(Dollars in thousands) To meet For Capital the requirements Adequacy Purposes of the MOU Bank: Actual Minimum Minimum Amount Ratio Amount Ratio Amount Ratio As of June 30, 2014 Total risk-based capital (to risk-weighted assets) $ 37,706 16.61 % $ 18,165 8.0 % N/A N/A Tier 1 capital (to risk-weighted assets) $ 35,429 15.60 % $ 9,082 4.0 % N/A N/A Tier 1 capital (leverage) (to average assets) $ 35,429 9.92 % $ 14,392 4.0 % N/A N/A As of December 31, 2013 Total risk-based capital (to risk-weighted assets) $ 41,446 17.61 % $ 18,831 8.0 % $ 23,539 10.0 % Tier 1 capital (to risk-weighted assets) $ 38,500 16.36 % $ 9.416 4.0 % N/A N/A Tier 1 capital (leverage) (to average assets) $ 38,500 10.78 % $ 14.418 4.0 % $ 28,837 8.0 % The Company is also subject to certain capital requirements as noted above. At June 30, 2014, the Company's Tier 1 risk-based capital ratio, Tier 1 capital (leverage) ratio and the total risk-based capital ratio were 13.87%, 8.76% and 16.32%, respectively. At December 31, 2013, the Company's Tier 1 risk-based capital ratio, Tier 1 capital ratio and the total risk-based capital ratio were 15.72%, 10.28% and 17.66%, respectively.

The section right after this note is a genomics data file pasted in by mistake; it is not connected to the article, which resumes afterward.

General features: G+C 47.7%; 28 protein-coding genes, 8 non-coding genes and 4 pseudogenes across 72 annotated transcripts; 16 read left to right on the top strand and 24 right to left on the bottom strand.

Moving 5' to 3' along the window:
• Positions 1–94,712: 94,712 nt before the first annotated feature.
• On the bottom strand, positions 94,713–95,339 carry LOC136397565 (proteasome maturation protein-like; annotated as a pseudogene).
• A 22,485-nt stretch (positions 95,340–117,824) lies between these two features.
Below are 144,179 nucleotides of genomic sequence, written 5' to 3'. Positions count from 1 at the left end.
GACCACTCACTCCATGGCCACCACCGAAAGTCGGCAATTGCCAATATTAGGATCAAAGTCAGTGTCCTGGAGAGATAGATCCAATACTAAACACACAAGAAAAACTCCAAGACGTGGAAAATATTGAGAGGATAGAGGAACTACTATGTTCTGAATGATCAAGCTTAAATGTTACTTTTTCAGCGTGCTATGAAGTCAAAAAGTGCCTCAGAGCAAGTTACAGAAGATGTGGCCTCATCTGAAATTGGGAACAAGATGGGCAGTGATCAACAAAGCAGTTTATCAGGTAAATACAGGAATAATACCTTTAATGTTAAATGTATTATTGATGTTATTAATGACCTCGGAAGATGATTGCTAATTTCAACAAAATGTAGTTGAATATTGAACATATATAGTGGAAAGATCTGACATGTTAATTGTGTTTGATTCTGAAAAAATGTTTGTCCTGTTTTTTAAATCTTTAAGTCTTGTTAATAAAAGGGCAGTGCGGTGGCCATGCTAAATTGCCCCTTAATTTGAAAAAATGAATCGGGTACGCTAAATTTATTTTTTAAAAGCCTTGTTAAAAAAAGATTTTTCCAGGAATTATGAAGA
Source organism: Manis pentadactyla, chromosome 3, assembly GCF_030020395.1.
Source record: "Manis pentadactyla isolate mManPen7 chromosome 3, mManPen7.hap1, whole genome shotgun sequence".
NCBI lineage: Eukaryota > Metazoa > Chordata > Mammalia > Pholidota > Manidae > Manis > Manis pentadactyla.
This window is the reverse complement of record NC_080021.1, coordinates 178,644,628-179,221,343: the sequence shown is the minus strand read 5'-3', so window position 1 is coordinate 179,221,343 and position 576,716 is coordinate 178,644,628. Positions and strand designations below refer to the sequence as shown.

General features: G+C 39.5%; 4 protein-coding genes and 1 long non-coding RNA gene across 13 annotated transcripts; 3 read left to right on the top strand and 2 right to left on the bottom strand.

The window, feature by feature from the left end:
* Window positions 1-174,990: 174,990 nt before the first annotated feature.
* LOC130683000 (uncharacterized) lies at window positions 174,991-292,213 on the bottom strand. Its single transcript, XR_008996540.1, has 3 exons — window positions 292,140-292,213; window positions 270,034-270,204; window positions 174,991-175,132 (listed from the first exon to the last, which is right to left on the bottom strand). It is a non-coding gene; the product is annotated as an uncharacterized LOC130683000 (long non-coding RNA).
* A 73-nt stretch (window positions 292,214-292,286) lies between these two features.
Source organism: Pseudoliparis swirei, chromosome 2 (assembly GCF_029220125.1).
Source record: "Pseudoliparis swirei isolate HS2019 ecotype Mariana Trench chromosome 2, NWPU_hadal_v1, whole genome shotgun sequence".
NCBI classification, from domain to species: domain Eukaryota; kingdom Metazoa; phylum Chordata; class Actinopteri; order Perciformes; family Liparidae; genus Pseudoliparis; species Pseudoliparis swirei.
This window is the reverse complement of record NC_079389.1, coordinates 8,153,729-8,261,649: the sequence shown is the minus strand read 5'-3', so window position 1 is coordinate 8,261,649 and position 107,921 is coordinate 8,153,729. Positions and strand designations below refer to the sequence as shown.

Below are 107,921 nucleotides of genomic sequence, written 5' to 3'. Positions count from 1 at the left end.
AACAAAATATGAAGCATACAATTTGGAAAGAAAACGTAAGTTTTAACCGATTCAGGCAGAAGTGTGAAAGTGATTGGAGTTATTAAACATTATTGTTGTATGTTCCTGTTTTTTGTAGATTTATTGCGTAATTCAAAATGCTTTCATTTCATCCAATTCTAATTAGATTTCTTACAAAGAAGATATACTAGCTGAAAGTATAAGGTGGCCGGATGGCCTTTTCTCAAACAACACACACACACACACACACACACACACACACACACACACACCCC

Board Involvement

The Company's Board of Directors (the "Board") continues to be very active in providing oversight and supervision to the management of the Bank. In addition to the regular monthly Board meetings, the Board committees are active with the Corporate Governance and Loan Committee meeting monthly, Audit Committee meeting quarterly, and Human Resources meeting as needed but usually quarterly.



Forward-looking and Cautionary Statements